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Tears Waiting to Be Diamonds: Part Two
Sarah Rees Brennan’s “Tears Waiting to Be Diamonds, Part One,” our first story of January 2023, brought us news from the Other Lands and absolutely blew our socks off. Now, as January comes to a close, we hope you enjoy Part Two of “Tears Waiting to Be Diamonds,” with all the joys and surprises that entails. ~ Julian and Fran, January 29, 2023
Tears Waiting to Be Diamonds: Part Two
An In Other Lands Tale by Sarah Rees Brennan
To achieve his ends, Mark needed allies. To his surprise, they were close at hand.
Ilyria had an illustrated drawing of the Sunborn Champion pinned to her wall with a knife. Mr. Schafer shuddered when he saw.
“It’s only a small knife,” said Mark.
Mr. Schafer eyed the lovingly sketched golden hair and wings with a jaded air. “It’s not the knife.”
“You don’t want to see the Sunborn Champion?” asked Ilyria. “You don’t enjoy handsomeness? He’s the greatest warrior ever to have lived!”
Mr. Schafer scoffed. “He’s some loser who used to follow me around at school.”
That seemed deeply unlikely.
When they learned of warriors on the surface, Mark’s favorite tales were of the Sunborn Champion, illustrious hero of the most famous family in the Borderlands. Unrivaled in war, friend to elves and mermaids, hero of land and sea. The champion had wings due to harpy heritage, so he’d conquered the entire fearsome sky. The champion had brought a golden age of peace to the Borderlands.
For a human, Mark supposed the Sunborn Champion was handsome. If the poster’s proportions were to be believed, the champion wasn’t as unpleasantly tall as Mr. Schafer. His hair was reminiscent of rich gold beneath the earth, rather than the searing near-white of Ilyria’s hair or the sunset horror of Mr. Schafer’s. He was as muscular as the best miners.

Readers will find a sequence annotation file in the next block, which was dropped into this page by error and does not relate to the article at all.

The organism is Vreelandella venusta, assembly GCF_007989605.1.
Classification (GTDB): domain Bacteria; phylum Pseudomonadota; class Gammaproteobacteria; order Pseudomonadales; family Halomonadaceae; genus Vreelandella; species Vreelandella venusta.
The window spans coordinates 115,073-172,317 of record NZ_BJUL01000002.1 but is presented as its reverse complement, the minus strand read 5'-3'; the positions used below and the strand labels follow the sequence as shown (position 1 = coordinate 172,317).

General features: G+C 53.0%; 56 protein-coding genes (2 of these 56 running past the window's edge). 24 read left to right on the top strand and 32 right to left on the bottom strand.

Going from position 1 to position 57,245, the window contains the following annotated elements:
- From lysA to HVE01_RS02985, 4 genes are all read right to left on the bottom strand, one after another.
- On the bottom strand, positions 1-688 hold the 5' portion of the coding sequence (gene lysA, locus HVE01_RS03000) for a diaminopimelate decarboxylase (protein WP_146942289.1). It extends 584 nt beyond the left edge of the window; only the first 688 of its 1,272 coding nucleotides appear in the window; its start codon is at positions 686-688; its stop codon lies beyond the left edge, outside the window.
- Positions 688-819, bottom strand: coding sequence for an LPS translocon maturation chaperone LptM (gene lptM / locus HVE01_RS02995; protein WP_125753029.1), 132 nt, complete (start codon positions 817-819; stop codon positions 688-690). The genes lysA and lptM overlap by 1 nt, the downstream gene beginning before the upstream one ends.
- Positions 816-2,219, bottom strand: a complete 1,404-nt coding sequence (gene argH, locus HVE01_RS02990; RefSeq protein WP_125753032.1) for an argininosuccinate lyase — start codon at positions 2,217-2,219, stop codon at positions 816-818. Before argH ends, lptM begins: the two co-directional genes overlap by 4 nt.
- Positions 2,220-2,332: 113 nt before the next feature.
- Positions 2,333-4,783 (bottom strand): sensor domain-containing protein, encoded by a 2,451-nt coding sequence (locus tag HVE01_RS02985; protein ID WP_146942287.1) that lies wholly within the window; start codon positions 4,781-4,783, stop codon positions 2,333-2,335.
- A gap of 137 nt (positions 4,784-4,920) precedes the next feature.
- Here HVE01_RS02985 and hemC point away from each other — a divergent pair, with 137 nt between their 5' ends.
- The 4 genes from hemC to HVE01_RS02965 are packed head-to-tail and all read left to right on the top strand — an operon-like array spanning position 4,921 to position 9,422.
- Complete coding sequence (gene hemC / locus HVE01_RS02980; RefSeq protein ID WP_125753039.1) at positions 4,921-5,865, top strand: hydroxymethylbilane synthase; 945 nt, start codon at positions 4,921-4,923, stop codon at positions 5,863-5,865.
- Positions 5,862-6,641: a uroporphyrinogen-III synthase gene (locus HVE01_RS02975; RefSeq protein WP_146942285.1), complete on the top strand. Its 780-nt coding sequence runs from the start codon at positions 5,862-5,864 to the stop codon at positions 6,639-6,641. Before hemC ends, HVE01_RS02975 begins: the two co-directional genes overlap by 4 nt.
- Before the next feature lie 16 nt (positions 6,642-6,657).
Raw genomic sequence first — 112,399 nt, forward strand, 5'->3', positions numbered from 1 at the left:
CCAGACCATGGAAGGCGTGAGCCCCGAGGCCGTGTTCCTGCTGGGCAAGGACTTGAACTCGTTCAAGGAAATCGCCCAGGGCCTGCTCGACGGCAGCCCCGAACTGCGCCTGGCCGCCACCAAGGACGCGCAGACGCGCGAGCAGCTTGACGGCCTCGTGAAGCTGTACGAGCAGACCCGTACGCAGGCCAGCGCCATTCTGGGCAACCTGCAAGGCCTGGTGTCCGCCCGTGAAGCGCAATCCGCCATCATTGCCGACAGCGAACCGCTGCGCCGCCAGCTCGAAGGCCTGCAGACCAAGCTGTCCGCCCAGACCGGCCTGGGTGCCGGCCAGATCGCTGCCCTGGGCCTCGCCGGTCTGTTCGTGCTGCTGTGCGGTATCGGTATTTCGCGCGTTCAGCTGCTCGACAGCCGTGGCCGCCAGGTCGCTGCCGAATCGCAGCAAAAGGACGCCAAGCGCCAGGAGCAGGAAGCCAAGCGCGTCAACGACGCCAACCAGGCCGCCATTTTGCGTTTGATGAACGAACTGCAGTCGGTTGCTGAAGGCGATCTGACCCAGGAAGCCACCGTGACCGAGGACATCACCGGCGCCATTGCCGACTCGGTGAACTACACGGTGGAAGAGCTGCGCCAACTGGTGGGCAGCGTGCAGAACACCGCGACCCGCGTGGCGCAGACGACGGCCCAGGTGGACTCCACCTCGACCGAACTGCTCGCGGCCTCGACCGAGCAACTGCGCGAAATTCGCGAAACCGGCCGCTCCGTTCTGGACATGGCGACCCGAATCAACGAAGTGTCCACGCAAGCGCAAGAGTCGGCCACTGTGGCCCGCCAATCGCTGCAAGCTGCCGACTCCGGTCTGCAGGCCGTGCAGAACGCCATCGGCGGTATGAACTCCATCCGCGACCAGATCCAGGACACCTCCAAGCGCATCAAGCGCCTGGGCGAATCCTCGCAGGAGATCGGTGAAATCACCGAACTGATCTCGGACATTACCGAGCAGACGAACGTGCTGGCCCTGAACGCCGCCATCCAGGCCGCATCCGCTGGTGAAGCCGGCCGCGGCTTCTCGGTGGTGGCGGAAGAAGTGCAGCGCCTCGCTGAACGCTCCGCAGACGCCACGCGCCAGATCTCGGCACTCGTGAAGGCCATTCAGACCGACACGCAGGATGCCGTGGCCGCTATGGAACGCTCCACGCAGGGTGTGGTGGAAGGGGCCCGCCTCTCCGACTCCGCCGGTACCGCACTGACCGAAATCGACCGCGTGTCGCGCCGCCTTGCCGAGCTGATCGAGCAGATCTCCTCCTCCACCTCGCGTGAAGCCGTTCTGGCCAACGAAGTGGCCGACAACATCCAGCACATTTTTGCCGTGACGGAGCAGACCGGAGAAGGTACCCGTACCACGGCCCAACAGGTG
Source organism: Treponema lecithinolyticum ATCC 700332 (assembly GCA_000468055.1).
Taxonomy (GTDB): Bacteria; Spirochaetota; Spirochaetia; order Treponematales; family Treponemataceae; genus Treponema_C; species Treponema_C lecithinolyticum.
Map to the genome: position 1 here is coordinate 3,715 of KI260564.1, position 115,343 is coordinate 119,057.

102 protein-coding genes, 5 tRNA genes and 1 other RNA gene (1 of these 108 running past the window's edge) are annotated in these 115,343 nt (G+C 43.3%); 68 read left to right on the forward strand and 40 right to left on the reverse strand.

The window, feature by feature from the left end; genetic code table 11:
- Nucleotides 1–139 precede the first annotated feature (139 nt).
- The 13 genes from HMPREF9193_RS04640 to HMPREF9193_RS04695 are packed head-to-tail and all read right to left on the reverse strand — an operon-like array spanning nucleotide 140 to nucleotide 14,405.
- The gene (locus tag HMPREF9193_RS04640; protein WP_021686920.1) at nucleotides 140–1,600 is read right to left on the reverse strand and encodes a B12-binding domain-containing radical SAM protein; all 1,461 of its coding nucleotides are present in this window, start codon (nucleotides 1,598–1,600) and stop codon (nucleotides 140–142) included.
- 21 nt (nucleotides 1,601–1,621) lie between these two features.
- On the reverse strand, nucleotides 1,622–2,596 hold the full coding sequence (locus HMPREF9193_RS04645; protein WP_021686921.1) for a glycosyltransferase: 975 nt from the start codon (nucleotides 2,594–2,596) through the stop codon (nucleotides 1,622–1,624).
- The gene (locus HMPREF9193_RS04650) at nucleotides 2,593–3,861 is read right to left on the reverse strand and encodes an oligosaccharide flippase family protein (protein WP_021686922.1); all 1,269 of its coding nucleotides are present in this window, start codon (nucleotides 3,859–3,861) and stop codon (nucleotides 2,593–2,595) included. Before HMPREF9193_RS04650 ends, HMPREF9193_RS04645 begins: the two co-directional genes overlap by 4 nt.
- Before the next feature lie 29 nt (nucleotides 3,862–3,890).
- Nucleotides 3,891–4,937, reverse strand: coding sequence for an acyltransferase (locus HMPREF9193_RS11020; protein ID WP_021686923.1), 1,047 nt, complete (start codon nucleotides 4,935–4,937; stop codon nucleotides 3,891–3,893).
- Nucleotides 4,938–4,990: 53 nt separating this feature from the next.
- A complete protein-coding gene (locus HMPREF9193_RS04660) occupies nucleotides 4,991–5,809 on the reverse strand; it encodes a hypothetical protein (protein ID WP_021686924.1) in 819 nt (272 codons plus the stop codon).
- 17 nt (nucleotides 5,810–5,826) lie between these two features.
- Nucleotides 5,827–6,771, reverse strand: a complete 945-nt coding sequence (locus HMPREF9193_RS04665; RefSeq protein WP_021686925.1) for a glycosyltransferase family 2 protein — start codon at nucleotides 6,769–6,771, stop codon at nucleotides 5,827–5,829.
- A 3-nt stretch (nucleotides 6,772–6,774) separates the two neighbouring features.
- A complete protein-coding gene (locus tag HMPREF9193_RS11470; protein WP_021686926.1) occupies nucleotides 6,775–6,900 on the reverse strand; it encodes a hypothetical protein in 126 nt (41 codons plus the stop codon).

Mark imagined the Sunborn Champion hadn’t reached the ancient age of twenty-four without finding a bride. He didn’t believe the rumors of the Sunborn Champion’s forbidden romance with his elven sister-in-arms, Serene-Heart-in-the-Chaos-of-Battle. The Sunborn Champion could do better than an elf.
Mr. Schafer covered his eyes. “Take it down.”
“No,” said Ilyria. “You said freedom of expression is vital for the young mind!”
“I hate the children,” muttered Mr. Schafer, as he did twenty times a day.
“If you ask me,” Ilyria said later, “Mr. Schafer started the rumors he has been exiled to teach in this fortress outpost for a grand crime. Haven’t you seen how he calculates trade? I bet he was exiled for theft, and he’s never even met the Sunborn Champion.”
There was nothing wrong with Ilyria’s wits. Marcus believed she was right. He said as much.
“I don’t know,” murmured Piper.
“Have you ever met the Sunborn Champion?” demanded Ilyria.
“Well, no,” said Piper. “He’s always away on campaigns, but Mr. Schafer used to get letters from a lot of important people.”
“Does he?” asked Ilyria. “Or does he say they’re from a lot of important people?”
Mark nodded with royal conviction. “He’s a liar. He said he wanted to help me, and he could have helped some of my men, but he let them go to the mines instead.”
There was an uncomfortable silence. Slowly, Mark realized that not even Piper believed in him. Everybody imagined he was some poor miner’s boy thrown on the scrap heap, making grand claims to hide the fact he’d been sold off.
“I’m not like Mr. Schafer, making up lies,” he insisted. “When you’re telling the truth, you can prove it. If you want proof, help me. Mr. Schafer has been tracking supplies, so his logs will show where my men have gone. We break into his files, then liberate my men. They will tell you I am who I say I am.”
“You can’t even fight,” objected Ilyria. “I had to save your ass while you wailed for a healer! You want to take on a fortress?”
Mark didn’t dignify this with a response.
A thought caught Piper’s mouth, tugging it up on one side. “Might be fun to take on a fortress.”
Ilyria gave a sniff, indicating she was disappointed to find herself in their deranged company. Ilyria gave eloquent sniffs.
“Someone should liberate prisoners put to work. It’s wrong to capture people for your own benefit,” Piper continued. “Ask me about the foster system. Except maybe don’t.”